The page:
WASHINGTON (AP) — The Latest on campaign 2016 following (all times local):
Hillary Clinton says Bernie Sanders deserves credit for a “good night” in the Wisconsin primary, but that he hasn’t “done his homework” when it comes to curbing gun violence or reining in Wall Street.
Clinton told MSNBC’s “Morning Joe” that Sanders’ recent remark that gun dealers shouldn’t necessarily be subject to lawsuits was “unimaginable” because it put the rights of the gun industry above parents whose children have been killed by guns.
She said voters need to ask themselves whether he can deliver on his promises, including his pledge to break up big banks. She said none of what he has said about the banks “seems to be rooted in an understanding of either the law or the practical ways you get something done.”
Hillary Clinton is maintaining a lead of more than 200 delegates after Bernie Sanders’ win in Wisconsin.
On Tuesday, Sanders netted about a dozen delegates, winning 47 to Clinton’s 36. Three remain to be allocated, pending final vote tallies.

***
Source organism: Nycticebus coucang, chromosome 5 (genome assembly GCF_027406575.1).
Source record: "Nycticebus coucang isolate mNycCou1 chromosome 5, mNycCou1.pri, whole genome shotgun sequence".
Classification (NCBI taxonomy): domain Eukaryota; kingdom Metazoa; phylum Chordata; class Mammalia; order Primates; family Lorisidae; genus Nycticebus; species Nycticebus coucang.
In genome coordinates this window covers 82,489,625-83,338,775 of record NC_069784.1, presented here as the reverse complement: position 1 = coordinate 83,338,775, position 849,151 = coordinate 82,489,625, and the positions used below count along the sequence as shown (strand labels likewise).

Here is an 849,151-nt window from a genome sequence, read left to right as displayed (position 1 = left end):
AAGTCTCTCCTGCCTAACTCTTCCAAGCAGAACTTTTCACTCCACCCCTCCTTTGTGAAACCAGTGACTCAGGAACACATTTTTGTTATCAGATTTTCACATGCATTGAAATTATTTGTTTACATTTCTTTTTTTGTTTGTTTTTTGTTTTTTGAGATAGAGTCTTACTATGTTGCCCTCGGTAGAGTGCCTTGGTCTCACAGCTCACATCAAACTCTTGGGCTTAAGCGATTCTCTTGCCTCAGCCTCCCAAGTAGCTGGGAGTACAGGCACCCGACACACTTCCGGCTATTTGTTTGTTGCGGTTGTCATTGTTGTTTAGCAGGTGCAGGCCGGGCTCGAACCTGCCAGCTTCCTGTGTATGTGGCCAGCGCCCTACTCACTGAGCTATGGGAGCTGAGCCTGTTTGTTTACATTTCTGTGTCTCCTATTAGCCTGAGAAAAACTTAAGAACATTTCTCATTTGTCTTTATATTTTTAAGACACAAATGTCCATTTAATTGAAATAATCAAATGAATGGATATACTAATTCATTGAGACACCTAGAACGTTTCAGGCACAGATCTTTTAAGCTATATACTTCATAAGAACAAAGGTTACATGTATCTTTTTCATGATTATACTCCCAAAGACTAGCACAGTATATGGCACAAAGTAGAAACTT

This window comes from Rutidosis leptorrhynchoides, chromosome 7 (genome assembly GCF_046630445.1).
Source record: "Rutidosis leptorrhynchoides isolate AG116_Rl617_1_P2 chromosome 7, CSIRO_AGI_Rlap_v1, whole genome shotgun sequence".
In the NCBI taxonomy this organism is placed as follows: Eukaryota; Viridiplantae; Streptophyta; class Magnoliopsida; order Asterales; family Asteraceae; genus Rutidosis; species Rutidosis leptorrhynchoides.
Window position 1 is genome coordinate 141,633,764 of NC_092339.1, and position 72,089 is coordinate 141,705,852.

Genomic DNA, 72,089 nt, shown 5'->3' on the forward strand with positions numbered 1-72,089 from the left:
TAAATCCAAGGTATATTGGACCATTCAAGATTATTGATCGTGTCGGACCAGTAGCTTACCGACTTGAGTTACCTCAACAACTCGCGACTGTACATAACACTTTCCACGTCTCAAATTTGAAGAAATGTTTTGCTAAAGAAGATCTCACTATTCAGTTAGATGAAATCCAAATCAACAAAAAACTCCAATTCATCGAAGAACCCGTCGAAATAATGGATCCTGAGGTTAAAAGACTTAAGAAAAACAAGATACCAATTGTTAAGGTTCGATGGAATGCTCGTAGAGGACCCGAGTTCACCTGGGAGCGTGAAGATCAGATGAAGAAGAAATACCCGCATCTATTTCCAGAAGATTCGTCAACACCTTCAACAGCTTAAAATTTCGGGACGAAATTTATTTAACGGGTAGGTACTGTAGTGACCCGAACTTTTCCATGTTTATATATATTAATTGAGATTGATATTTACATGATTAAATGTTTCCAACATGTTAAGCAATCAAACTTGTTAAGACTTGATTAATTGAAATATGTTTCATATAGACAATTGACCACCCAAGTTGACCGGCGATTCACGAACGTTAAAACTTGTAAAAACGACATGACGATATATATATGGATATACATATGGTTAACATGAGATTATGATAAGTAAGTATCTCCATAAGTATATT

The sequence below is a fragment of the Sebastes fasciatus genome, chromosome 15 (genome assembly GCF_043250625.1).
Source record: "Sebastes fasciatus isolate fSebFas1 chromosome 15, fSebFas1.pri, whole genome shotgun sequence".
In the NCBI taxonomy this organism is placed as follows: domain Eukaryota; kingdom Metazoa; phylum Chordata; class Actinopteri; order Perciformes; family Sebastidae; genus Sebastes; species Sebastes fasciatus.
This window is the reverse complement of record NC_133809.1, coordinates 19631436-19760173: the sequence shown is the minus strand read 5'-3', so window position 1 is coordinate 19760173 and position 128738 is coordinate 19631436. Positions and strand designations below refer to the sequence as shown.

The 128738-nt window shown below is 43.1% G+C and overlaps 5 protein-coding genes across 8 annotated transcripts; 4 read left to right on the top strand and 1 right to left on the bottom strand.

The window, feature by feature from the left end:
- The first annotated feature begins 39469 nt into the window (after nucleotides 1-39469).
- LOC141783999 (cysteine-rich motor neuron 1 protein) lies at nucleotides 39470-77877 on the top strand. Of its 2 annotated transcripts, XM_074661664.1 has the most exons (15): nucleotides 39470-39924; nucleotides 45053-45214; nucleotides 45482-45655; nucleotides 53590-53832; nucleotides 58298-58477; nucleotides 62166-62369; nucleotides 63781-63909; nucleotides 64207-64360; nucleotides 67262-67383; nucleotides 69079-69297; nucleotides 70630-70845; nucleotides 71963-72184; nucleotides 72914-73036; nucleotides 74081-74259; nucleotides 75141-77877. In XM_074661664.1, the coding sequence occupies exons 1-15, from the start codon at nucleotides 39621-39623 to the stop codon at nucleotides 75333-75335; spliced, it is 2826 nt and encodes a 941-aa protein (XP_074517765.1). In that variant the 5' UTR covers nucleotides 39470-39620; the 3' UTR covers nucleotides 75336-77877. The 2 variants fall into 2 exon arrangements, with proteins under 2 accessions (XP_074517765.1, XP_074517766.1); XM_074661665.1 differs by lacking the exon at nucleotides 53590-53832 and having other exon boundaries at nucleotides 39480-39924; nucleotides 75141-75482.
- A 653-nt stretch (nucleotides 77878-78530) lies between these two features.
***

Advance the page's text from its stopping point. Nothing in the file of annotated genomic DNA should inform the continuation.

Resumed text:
But his win wasn’t big enough to make up much ground in delegates. Democratic contests award delegates in proportion to the vote, so more narrow victories do little to cut into a frontrunner’s big delegate lead.
Based on primaries and caucuses to date, Clinton now has 1,279 delegates to Sanders’ 1,027.
The lead is even bigger when including superdelegates, or party officials who can back any candidate.
Clinton now has 1,748 to Sanders’ 1,058. It takes 2,383 to win.
Republican Donald Trump is emerging from Wisconsin as a damaged front-runner following a crushing loss to rival Ted Cruz. It’s a significant setback that deepens questions about the businessman’s White House qualifications and pushes the GOP contest toward a rare contested convention fight.
Democrat Bernie Sanders also scored a sweeping victory in Wisconsin’s primary that gives him a fresh incentive to keep competing against Hillary Clinton. But Sanders still lags Clinton significantly in the delegate count.
After months of dominating the Republican race, Trump suddenly finds himself on the defensive. He’s struggled through a series of missteps, including his campaign manager’s legal issues after an altercation with a female reporter and his own awkward explanation of his position on abortion.